As applicants have shown in examples 4, 5 and 6 the imposition of vortex or swirl motion onto the particles dramatically enhances the acceleration process and ability to introduce more particles per unit of ultra-high velocity water (referred to as particle concentration) from about 12% for currently available technology to 50%, a four-fold increase. The vortex action also assists in focusing the particle jet to a smaller area Do, hence the particle concentration per impacting area on a material is increased. With respect to a conventional technology particle stream apparatus, achieving a focusing diameter Dc, the particle concentration per area increases with the square of the diameter ratio (Dc/Do)2. According to the method and apparatus of the present invention, the focusing diameter can be reduced by about 25% of that of conventional abrasive particle stream cutters, resulting in a two-fold increase in cutting performance. The composite effect of the foregoing arguments is as follows:

Variable Cutting Performance Multiplier
Particle Velocity 2x
Abrasive Concentration in Stream 4x
Focusing 2x
Composite Effect: 2x 4x 2 = 16x 

Practically speaking, this performance multiplier has enormous consequences. More specifically, the current investment required for a conventional particle stream cutting system is about $2,000 per horsepower (HP) or about $60,000 for a typical 30 HP industrial system. A decrease by a factor 16 lowers the cost to about $4,000. It results in a method and apparatus now competitive with torch and plasma cutting for a wide variety of conventional, high volume applications, such as the cutting of steel plates, building materials, glass, wood, etc.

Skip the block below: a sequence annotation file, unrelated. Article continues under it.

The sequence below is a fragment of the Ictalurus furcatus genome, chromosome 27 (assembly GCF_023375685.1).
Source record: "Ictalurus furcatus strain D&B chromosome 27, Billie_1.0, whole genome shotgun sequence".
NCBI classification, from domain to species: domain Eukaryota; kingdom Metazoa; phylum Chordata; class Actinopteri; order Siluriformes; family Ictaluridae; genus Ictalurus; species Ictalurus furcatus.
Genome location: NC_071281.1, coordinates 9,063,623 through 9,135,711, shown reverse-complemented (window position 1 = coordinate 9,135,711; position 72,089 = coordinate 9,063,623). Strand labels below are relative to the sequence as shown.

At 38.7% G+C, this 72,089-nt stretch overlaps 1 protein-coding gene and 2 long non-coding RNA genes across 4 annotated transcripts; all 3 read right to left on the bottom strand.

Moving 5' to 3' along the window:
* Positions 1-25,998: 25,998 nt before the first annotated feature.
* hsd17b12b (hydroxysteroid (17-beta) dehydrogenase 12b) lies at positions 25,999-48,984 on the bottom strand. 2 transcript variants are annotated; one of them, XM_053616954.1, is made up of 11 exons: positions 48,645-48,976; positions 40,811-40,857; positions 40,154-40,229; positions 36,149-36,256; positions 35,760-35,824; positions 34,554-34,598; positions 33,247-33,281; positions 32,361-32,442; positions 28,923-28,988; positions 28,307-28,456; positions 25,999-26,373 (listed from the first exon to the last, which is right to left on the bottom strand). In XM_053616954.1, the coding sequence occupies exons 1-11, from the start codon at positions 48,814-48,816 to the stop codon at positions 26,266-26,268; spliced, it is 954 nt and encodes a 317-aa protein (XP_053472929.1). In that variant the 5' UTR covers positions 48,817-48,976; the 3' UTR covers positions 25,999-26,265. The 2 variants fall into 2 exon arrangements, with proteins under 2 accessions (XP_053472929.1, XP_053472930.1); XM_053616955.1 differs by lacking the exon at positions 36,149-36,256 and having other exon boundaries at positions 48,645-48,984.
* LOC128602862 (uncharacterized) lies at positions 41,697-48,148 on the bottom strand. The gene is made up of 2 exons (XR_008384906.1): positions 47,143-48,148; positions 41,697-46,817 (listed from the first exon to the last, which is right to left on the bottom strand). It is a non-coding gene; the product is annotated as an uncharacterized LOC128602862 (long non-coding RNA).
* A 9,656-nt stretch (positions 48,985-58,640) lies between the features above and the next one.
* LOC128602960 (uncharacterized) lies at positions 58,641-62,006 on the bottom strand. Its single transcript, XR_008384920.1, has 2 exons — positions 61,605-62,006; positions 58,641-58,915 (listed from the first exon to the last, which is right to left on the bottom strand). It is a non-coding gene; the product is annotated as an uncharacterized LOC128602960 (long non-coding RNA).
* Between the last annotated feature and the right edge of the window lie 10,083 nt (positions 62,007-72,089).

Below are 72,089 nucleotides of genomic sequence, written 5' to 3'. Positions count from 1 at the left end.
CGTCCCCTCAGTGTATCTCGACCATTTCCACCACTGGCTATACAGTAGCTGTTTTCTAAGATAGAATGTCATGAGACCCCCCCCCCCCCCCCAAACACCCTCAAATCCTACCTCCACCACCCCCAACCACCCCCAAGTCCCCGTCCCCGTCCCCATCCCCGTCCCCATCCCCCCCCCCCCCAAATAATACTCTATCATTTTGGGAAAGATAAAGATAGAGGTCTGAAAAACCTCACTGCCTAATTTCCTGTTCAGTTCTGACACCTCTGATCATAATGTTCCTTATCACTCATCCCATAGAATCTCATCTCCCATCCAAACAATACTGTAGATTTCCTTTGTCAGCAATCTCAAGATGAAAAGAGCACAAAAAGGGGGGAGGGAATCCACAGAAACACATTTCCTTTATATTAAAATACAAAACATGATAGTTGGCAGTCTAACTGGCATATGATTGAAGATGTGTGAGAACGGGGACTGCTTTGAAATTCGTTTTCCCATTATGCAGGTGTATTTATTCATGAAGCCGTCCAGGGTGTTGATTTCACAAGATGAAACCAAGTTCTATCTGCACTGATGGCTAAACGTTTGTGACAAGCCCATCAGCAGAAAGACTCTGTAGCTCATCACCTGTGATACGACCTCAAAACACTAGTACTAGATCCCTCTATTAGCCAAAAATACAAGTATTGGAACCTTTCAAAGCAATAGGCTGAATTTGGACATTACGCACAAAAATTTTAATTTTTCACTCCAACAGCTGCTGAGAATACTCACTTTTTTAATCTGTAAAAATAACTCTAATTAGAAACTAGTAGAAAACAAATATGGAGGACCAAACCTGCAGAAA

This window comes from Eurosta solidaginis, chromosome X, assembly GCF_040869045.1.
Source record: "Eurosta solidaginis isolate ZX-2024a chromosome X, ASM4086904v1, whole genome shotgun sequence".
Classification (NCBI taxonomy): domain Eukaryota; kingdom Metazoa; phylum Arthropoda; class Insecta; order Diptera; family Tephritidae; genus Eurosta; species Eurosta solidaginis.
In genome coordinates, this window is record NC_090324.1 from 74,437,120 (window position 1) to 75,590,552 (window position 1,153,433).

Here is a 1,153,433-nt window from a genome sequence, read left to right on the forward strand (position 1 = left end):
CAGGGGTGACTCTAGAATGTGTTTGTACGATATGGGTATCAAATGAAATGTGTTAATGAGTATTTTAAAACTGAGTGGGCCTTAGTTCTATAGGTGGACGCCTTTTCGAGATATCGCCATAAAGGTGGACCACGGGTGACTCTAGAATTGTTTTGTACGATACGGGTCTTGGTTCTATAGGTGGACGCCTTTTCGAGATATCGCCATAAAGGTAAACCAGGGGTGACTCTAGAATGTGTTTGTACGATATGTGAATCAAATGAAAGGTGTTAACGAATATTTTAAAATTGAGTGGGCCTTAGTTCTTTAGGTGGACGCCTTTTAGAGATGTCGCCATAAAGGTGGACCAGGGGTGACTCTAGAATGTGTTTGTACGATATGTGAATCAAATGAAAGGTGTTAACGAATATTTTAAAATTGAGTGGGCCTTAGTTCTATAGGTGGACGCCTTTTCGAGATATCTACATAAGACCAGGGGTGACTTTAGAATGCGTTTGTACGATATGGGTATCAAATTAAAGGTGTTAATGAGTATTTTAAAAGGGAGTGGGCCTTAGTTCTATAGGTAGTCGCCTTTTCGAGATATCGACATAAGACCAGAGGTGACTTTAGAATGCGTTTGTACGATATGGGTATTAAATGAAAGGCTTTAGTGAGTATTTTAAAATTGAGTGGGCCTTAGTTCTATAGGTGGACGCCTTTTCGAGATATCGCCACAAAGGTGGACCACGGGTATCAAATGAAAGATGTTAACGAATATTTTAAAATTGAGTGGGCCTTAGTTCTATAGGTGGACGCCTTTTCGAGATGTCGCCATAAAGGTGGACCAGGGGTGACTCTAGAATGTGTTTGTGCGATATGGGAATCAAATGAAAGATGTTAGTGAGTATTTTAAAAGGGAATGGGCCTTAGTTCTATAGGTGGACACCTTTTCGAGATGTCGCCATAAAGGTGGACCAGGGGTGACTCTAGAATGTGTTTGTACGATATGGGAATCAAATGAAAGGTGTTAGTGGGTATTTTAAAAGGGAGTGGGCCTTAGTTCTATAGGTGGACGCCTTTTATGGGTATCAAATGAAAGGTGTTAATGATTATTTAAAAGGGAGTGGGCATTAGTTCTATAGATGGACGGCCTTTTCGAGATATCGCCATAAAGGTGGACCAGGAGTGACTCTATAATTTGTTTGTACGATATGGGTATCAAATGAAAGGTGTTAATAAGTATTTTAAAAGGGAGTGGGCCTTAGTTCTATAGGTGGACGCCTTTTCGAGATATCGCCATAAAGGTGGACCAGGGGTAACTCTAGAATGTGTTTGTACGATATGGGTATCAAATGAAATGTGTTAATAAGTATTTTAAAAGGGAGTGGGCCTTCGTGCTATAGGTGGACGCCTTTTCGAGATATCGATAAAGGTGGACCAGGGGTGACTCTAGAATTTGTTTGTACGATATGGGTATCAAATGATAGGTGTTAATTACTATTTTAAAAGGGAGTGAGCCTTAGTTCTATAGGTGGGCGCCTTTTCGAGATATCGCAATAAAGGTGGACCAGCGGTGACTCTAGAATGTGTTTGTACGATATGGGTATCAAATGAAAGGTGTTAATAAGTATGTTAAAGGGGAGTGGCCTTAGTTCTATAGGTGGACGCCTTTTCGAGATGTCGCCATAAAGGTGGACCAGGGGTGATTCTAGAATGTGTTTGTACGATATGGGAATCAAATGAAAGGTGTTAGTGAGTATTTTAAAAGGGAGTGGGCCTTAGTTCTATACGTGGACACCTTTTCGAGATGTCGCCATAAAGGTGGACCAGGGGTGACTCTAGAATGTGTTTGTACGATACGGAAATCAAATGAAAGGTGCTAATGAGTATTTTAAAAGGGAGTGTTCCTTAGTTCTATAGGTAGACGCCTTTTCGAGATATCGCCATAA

Therefore, the present invention is well-adapted to carry out the objects and attain the ends and advantages mentioned, as well as others inherent therein. While presently preferred embodiments of the invention have been, given for the purpose of disclosure of the salient features of this invention, numerous changes in the details of construction, arrangement of components, steps in the operation, and so forth, may be made which will readily suggest themselves to the skilled artisan and which are encompassed within the spirit of the invention and the scope of the claims.

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Classifications
U.S. Classification451/40, 451/102, 451/9, 451/38
International ClassificationB24C5/04
Cooperative ClassificationB24C5/04
European ClassificationB24C5/04
Legal Events
DateCodeEventDescription
Jun 25, 2012FPAYFee payment
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Jul 1, 2008FPAYFee payment
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Jan 3, 2005FPAYFee payment
Year of fee payment: 4
Jan 3, 2005SULPSurcharge for late payment
Jul 21, 2004REMIMaintenance fee reminder mailed
Aug 15, 2000ASAssignment
Owner name: MUHLAN SURFACE PROTECTION (INTERNATIONAL), GMBH, G
Free format text: MEMORANDUM OF LICENSE;ASSIGNOR:WATERJET TECHNOLOGY, INC.;REEL/FRAME:011125/0675
Effective date: 20000728
Owner name: MUHLAN SURFACE PROTECTION (INTERNATIONAL), GMBH SC
May 1, 2000ASAssignment
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Effective date: 19991208
Owner name: WATERJET TECHNOLOGY, INC. 21414 - 68TH AVENUE SOUT
Nov 5, 1998ASAssignment
Owner name: SURFACE PROTECTION, INC., TEXAS
Free format text: MERGER;ASSIGNOR:WATERJET INTERNATIONAL, INC.;REEL/FRAME:009575/0233
Effective date: 19980819
Sep 11, 1998ASAssignment
Owner name: WATERJET INTERNATIONAL, INC., TEXAS
Free format text: ASSIGNMENT OF ASSIGNORS INTEREST;ASSIGNORS:PAO, Y.H. MICHAEL;MADONNA, PETER L.;COOGAN, ROSS T.;REEL/FRAME:009597/0933;SIGNING DATES FROM 19980820 TO 19980824